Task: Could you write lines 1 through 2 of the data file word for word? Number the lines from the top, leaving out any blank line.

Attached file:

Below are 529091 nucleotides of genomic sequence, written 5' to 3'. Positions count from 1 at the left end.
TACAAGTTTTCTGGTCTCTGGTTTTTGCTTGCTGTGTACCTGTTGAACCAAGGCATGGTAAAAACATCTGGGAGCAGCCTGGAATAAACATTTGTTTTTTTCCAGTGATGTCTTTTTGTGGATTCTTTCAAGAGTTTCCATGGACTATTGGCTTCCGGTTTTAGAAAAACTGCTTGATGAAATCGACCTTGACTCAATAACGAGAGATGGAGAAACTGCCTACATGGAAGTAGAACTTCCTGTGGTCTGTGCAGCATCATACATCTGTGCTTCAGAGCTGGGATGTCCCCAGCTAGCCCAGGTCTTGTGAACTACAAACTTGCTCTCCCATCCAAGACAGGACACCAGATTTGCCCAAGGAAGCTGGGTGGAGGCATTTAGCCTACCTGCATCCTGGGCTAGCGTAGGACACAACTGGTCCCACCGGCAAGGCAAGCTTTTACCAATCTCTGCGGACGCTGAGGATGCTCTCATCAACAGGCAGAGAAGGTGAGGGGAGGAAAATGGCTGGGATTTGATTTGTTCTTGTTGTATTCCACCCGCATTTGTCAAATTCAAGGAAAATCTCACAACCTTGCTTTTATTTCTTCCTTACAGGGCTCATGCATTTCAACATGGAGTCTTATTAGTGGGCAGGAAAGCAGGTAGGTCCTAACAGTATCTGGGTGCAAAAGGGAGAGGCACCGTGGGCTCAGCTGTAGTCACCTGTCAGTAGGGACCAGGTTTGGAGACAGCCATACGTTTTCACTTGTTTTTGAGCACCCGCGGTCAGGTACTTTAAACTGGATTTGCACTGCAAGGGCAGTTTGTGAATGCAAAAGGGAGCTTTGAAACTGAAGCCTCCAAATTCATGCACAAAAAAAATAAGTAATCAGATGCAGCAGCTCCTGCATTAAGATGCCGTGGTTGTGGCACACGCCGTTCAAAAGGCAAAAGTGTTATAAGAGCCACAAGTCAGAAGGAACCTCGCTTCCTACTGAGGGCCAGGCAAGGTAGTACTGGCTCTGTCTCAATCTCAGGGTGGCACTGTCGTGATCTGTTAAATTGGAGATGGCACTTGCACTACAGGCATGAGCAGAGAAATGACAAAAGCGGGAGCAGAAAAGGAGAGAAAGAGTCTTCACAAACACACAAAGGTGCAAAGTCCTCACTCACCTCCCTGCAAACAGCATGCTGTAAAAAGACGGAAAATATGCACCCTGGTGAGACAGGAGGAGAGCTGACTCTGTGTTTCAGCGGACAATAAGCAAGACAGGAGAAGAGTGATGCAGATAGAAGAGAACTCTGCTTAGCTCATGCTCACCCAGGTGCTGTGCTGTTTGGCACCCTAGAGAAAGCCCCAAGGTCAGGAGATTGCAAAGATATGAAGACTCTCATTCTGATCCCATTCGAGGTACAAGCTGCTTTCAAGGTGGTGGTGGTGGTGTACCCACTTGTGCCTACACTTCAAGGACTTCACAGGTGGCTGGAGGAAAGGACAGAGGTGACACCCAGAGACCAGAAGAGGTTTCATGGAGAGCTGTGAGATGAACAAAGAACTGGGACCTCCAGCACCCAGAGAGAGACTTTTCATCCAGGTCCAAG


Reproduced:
Below are 529091 nucleotides of genomic sequence, written 5' to 3'. Positions count from 1 at the left end.
TACAAGTTTTCTGGTCTCTGGTTTTTGCTTGCTGTGTACCTGTTGAACCAAGGCATGGTAAAAACATCTGGGAGCAGCCTGGAATAAACATTTGTTTTTTTCCAGTGATGTCTTTTTGTGGATTCTTTCAAGAGTTTCCATGGACTATTGGCTTCCGGTTTTAGAAAAACTGCTTGATGAAATCGACCTTGACTCAATAACGAGAGATGGAGAAACTGCCTACATGGAAGTAGAACTTCCTGTGGTCTGTGCAGCATCATACATCTGTGCTTCAGAGCTGGGATGTCCCCAGCTAGCCCAGGTCTTGTGAACTACAAACTTGCTCTCCCATCCAAGACAGGACACCAGATTTGCCCAAGGAAGCTGGGTGGAGGCATTTAGCCTACCTGCATCCTGGGCTAGCGTAGGACACAACTGGTCCCACCGGCAAGGCAAGCTTTTACCAATCTCTGCGGACGCTGAGGATGCTCTCATCAACAGGCAGAGAAGGTGAGGGGAGGAAAATGGCTGGGATTTGATTTGTTCTTGTTGTATTCCACCCGCATTTGTCAAATTCAAGGAAAATCTCACAACCTTGCTTTTATTTCTTCCTTACAGGGCTCATGCATTTCAACATGGAGTCTTATTAGTGGGCAGGAAAGCAGGTAGGTCCTAACAGTATCTGGGTGCAAAAGGGAGAGGCACCGTGGGCTCAGCTGTAGTCACCTGTCAGTAGGGACCAGGTTTGGAGACAGCCATACGTTTTCACTTGTTTTTGAGCACCCGCGGTCAGGTACTTTAAACTGGATTTGCACTGCAAGGGCAGTTTGTGAATGCAAAAGGGAGCTTTGAAACTGAAGCCTCCAAATTCATGCACAAAAAAAATAAGTAATCAGATGCAGCAGCTCCTGCATTAAGATGCCGTGGTTGTGGCACACGCCGTTCAAAAGGCAAAAGTGTTATAAGAGCCACAAGTCAGAAGGAACCTCGCTTCCTACTGAGGGCCAGGCAAGGTAGTACTGGCTCTGTCTCAATCTCAGGGTGGCACTGTCGTGATCTGTTAAATTGGAGATGGCACTTGCACTACAGGCATGAGCAGAGAAATGACAAAAGCGGGAGCAGAAAAGGAGAGAAAGAGTCTTCACAAACACACAAAGGTGCAAAGTCCTCACTCACCTCCCTGCAAACAGCATGCTGTAAAAAGACGGAAAATATGCACCCTGGTGAGACAGGAGGAGAGCTGACTCTGTGTTTCAGCGGACAATAAGCAAGACAGGAGAAGAGTGATGCAGATAGAAGAGAACTCTGCTTAGCTCATGCTCACCCAGGTGCTGTGCTGTTTGGCACCCTAGAGAAAGCCCCAAGGTCAGGAGATTGCAAAGATATGAAGACTCTCATTCTGATCCCATTCGAGGTACAAGCTGCTTTCAAGGTGGTGGTGGTGGTGTACCCACTTGTGCCTACACTTCAAGGACTTCACAGGTGGCTGGAGGAAAGGACAGAGGTGACACCCAGAGACCAGAAGAGGTTTCATGGAGAGCTGTGAGATGAACAAAGAACTGGGACCTCCAGCACCCAGAGAGAGACTTTTCATCCAGGTCCAAG